Vomit, The Goonies, and the puke-mattress Gospel
Sometimes I try to think of all the things I’ve learned since becoming a father. How to triple-wash and strip cloth diapers. How to take rectal temperature (not that hard really, but who has occasion–mercifully–to do this before having an infant). How to make baby food from squash. The names of the characters on Yo Gabba Gabba (the humanity!).
The list is endless.
But perhaps the thing I am most grateful for is learning to use vinegar to get rid of the smell of vomit. Let’s just be honest here, there is no smell quite as nauseating as vomit. If you’ve seen The Goonies then you know this.
I had occasion to use this skill once again after our eldest was sick early this morning.
As we’re moving through Advent in anticipation of the Nativity next week, the puke mattress is pungent reminder of the purpose of the Incarnation and it’s connection with God’s redemptive work in Christ.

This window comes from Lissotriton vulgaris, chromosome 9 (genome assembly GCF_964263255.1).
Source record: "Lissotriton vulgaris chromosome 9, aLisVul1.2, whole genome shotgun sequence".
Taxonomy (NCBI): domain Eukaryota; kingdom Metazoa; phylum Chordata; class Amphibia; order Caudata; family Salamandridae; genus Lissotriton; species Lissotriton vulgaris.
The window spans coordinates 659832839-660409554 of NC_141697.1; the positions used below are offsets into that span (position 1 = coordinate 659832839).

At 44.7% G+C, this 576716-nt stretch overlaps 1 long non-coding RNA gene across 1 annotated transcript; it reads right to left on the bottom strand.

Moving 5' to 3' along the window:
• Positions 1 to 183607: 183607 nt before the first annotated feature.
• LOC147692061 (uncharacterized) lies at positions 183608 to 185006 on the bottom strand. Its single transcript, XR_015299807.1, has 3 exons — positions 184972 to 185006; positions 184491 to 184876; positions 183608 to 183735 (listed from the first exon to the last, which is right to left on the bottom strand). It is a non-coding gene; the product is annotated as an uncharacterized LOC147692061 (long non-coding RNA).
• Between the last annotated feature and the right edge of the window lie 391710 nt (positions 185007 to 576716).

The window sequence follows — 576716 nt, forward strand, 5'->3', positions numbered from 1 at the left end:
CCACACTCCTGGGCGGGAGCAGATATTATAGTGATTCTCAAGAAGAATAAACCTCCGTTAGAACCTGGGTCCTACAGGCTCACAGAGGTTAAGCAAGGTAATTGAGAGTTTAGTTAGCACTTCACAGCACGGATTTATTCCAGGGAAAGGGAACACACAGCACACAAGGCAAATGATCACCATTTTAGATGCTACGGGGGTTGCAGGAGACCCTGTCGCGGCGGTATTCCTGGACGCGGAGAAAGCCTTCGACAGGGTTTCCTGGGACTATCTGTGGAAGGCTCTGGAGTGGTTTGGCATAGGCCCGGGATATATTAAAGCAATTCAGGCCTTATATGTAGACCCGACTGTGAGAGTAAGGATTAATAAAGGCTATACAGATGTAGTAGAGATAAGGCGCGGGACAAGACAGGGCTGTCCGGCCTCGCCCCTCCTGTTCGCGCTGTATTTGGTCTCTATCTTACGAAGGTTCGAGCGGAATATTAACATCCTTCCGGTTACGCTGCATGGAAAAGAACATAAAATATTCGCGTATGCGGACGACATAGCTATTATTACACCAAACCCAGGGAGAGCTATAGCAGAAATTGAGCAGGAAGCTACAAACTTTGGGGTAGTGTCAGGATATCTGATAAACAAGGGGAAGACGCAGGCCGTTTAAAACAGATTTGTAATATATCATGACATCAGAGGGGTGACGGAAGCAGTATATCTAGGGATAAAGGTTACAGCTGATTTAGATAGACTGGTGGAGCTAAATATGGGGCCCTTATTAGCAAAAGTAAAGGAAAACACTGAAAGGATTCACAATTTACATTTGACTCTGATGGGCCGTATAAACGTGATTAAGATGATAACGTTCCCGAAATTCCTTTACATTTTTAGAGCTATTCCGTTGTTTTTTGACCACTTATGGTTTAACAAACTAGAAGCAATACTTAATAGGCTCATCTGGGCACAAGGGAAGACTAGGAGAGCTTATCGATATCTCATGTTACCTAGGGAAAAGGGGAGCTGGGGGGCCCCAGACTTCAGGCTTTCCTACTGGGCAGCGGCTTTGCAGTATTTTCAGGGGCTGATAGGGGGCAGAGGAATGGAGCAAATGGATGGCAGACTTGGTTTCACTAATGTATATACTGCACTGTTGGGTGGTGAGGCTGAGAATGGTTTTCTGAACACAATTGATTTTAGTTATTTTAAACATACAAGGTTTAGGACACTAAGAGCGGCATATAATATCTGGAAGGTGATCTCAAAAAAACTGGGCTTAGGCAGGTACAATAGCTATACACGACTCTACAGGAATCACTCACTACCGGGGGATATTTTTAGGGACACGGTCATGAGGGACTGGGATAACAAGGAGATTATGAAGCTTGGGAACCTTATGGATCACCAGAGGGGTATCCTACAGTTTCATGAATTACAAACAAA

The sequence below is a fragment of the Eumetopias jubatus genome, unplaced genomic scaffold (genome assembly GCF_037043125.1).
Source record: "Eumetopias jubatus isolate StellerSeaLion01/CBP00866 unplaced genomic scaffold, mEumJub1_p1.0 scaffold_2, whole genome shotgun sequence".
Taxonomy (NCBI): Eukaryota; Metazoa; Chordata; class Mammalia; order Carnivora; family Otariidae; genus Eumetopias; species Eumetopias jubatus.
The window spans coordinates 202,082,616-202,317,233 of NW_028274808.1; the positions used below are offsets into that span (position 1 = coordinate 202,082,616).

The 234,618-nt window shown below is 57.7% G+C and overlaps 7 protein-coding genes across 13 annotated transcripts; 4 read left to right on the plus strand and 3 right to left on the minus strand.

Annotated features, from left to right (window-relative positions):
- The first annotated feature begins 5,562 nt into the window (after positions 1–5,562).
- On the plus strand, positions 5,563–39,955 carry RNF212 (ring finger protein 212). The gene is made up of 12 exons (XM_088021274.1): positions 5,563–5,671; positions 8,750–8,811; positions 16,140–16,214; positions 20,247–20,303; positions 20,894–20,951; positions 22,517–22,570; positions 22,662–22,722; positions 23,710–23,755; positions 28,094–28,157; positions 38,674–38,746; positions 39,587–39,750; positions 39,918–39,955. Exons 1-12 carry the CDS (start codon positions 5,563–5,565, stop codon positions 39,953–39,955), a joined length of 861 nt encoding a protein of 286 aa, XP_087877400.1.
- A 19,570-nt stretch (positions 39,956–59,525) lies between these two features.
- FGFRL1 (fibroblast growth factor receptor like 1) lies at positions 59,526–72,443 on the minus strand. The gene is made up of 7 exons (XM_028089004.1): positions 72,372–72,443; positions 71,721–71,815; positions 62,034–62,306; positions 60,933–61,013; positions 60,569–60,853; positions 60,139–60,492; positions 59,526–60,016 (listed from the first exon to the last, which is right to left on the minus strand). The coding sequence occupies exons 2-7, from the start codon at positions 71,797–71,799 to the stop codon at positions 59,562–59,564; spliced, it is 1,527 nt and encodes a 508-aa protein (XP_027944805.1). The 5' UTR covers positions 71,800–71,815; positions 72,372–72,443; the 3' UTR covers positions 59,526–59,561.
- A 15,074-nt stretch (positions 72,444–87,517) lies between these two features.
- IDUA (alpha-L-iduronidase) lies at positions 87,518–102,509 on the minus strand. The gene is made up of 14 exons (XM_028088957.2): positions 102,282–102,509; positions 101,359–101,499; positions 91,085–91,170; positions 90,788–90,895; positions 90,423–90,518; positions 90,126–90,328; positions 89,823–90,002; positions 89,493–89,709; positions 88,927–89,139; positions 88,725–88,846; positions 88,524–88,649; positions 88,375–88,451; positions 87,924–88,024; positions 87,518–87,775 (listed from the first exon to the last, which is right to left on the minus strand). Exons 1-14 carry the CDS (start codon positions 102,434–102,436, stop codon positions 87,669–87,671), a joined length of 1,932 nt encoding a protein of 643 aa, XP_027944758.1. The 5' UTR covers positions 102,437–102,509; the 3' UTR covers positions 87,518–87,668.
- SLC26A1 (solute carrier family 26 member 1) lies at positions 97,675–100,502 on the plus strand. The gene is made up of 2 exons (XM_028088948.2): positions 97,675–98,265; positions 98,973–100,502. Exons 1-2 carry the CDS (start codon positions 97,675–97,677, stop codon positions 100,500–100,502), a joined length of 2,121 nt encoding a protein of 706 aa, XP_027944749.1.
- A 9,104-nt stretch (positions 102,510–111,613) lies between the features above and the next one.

We often focus, and rightly so, on Easter as we contemplate the way in which it pleased God to purchase a people for His name. At the same time, we often overlook the way in which Christmas is the beginning of that crucial episode in redemption history.
In order to redeem his people, it was necessary for God Himself to enter into the mess–the puke-smeared mattress–of our fallen condition.The project of redemption was not a distant, abstract, theoretical sort of thing. Instead it was a messy, painful, paradoxical, tragicomical–bringing good out of bad–sort of thing.
We’re prone to gloss over our messes. We live in an image-saturated culture where a quick look at Facebook can provide endless icons of perfect family life, burgeoning careers, and the like. Posted there less often is the deep pain, the searing loss, the bondage to sin, that marks so many lives.
As sentimental as Christmas is–and there’s some good in it–our preparation for (in Advent) and our celebration of it (in Christmastide) is an invitation to consider the sorry condition of our race of humanity that caused the incarnation to be necessary in the first place.